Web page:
Here’s an older Youtube video where I walkthrough how to create dynamic block for a door. These same principles can be applied to symbols. 

Imagine being able to flip a section symbol with the click of a button, rotate an elevation symbol with one click, etc. These small time savers will add up and give you an easier way to annotate and label your drawings. 

☑️ Set up plot style. 

Now this is one of those points that in all honesty you can take or leave. 


I’m a big fan of using the default plot style monochrome in AutoCAD, and relying on your layers to manage the plot appearance of your lines. The benefit of using one of these default plot styles is that it means you can open your drawings on any computer and they can still be plotted to look good. 

(You can technically copy a plot style along with the .dwg to another machine, but it’s that extra step that can be forgotten that can sometimes be a bit annoying). 

The other option is that you can set up your own color-based plot style. This means anywhere this plot style is loaded and installed, the plot style will mean specific colors in your drawing file will print with specific line weights and properties. Now this will take some time to set up, as it’s almost like a template within your template, but when you plan ahead to the various line weights you need and the colors you want to use, it can be set up fairly quickly. 

You’ll need to make sure your layers then adopt these colors as required for the plot style to be useful, so don’t forget that step if you’ve set up a color-based plot style!

☑️ Set up blocks. 

Of course, a good template becomes a great template when it has a handy collection of blocks ready to use as required in your drawings. 

Now there are two ways to think about blocks and templates. 

You might want to keep the template file itself clean and clear of too much extra stuff. If that’s the case, you’ll likely want to have a dedicated folder or dedicate support .dwg file where all you’re commonly used blocks are saved and ready to be used alongside the template file. 

Alternatively, you can load the most commonly used blocks in your practice directly in your template file. This means these blocks are all loaded in the file and can be inserted via the insert tab. You can also organize these blocks in a systematic way within model space where you know exactly where to find the blocks you’ll need when it’s ready. 

See below for a screenshot of my CAD template with the commonly used blocks within this grid structure. 

The key for this will be knowing what blocks to include. 

  • What symbols do you use regularly?
  • What types of doors or windows are you typically drawing?
  • Are there key layouts or furnishings that are often needed?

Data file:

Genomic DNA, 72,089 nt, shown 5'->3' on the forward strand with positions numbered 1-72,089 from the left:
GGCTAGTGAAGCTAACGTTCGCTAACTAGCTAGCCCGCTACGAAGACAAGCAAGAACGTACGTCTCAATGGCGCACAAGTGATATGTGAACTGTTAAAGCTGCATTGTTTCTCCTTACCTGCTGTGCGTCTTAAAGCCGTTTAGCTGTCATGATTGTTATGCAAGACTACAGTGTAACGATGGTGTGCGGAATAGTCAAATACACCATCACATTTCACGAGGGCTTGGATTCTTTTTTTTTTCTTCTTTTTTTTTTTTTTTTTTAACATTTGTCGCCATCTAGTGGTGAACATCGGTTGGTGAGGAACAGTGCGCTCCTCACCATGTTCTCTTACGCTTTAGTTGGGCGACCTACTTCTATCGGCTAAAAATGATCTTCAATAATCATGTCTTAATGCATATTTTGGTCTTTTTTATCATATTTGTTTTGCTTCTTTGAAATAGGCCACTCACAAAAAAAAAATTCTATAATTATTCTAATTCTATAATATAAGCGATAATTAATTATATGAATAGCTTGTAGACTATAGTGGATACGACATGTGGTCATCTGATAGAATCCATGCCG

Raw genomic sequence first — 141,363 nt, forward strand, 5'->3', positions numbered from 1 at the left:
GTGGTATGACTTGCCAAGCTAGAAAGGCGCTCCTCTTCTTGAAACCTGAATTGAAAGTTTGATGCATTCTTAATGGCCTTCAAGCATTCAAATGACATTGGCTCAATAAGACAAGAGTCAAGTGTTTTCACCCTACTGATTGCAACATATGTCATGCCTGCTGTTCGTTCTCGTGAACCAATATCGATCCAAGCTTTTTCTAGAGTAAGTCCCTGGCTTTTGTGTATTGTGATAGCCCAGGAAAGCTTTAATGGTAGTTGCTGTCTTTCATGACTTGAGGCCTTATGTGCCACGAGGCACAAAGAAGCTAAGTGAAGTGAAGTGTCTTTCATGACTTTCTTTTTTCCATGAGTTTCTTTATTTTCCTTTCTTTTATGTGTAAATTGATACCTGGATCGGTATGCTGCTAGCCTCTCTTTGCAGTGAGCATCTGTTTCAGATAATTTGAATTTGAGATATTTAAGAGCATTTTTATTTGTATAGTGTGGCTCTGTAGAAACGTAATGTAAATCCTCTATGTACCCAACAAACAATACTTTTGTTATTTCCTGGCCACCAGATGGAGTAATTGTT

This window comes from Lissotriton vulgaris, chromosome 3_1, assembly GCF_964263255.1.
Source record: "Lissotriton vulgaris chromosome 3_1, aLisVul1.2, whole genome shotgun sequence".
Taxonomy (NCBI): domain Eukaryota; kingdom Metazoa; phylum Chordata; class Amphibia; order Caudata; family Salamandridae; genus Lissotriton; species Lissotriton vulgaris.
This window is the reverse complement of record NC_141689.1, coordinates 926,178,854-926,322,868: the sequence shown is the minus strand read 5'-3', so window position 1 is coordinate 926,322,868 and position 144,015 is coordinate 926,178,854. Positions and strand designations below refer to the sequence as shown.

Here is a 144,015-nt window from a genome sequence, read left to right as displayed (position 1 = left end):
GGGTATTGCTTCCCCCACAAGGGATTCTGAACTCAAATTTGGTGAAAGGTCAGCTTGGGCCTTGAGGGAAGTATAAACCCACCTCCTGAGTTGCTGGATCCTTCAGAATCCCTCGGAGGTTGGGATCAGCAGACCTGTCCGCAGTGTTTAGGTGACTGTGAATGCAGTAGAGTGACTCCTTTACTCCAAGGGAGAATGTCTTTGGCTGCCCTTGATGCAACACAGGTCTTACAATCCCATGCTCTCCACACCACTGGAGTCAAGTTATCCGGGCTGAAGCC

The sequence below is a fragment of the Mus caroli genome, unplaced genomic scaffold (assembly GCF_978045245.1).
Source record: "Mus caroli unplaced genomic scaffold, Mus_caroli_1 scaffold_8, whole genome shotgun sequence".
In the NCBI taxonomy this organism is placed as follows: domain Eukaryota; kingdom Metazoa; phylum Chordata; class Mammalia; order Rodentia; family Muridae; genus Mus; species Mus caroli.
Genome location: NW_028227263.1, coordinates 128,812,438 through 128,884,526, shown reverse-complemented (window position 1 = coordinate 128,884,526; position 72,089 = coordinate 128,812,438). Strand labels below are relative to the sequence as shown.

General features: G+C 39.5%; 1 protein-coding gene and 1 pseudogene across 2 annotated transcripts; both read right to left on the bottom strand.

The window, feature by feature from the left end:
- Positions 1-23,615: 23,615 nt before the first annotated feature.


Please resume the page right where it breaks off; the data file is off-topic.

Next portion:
• What appliances or other equipment do you use a lot? 
  • Do you have any placeholders that would be beneficial for planning? 

As yourself these questions to know exactly what blocks to include your template.

☑️Organize a how-to. 

Now this is a checkpoint that is often forgotten, but please don’t forget! 

A great template works well for you and your own workflows but it’s also great for when you bring on someone to help. If you bring on new staff or a freelancer and they need to use your template to create drawings, you don’t want to also have to take time out of your day to explain exactly how this template works. Also, keep in mind you could bring on new staff regularly, or assistants or interns might change with the seasons anyway. So the number of times you have to explain this template can quickly increase.  

Save yourself the time and make sure everyone is told the same exact thing by having a how-to in place. This could be a more complex PDF with screenshots – I think that will take you a long time! 

Or you can quickly screen capture and do the walkthrough that you’d do with someone in-person by just recording your screen and talking over everything they’ll need to know. If you’re on a Mac, you can do this with Quicktime for free; if you’re on a PC, you can use online services like Screencast-o-matic which have very generous free options too. Or if you end up making a lot of screencapture tutorials and how-tos, you can invest in something more substantial like Camtasia or Loom.

No matter what you choose though, having a record of exactly how your template works and how someone can use it will save you hours and hours as you grow. 

☑️Regularly audit.

Lastly, you do want to regularly audit your template file. 

By audit, I don’t necessarily mean the Audit command in AutoCAD that helps you find problems – although that might be necessary too. 

By audit, I mean a close inspection of the template. If you set a date in your calendar to just revisit your template at regular intervals, such as every year, you give yourself the chance to adapt and improve your template based on your work. 


With a regular audit:

You could discover that there are a lot of layers you don’t use so should be removed from the template. 

You could discover that actually, there’s quite a few door blocks or furniture blocks or symbol blocks that would be beneficial to add to the template. 

You could discover that actually, you might be better served by two templates, one for your residential projects and one for your commercial projects because they just operate a bit differently. 

By setting up a schedule of when you check and update your template, you ensure you maintain the efficiency it gives you. 

Summary

So that’s my 10-point checklist for making a great AutoCAD template. Let me know what you think at audrey@audreynoakes.com

☑️ Save as a .dwt template file in your program files.

☑️ Save a layouts.

☑️ Set up layers.

☑️ Set up text styles.

☑️ Set up dimension styles and multileader styles.

☑️ Set up drawing symbols as dynamic blocks.

☑️ Set up plot style. 

☑️ Set up blocks. 

☑️Organize a how-to. 

☑️Regularly audit.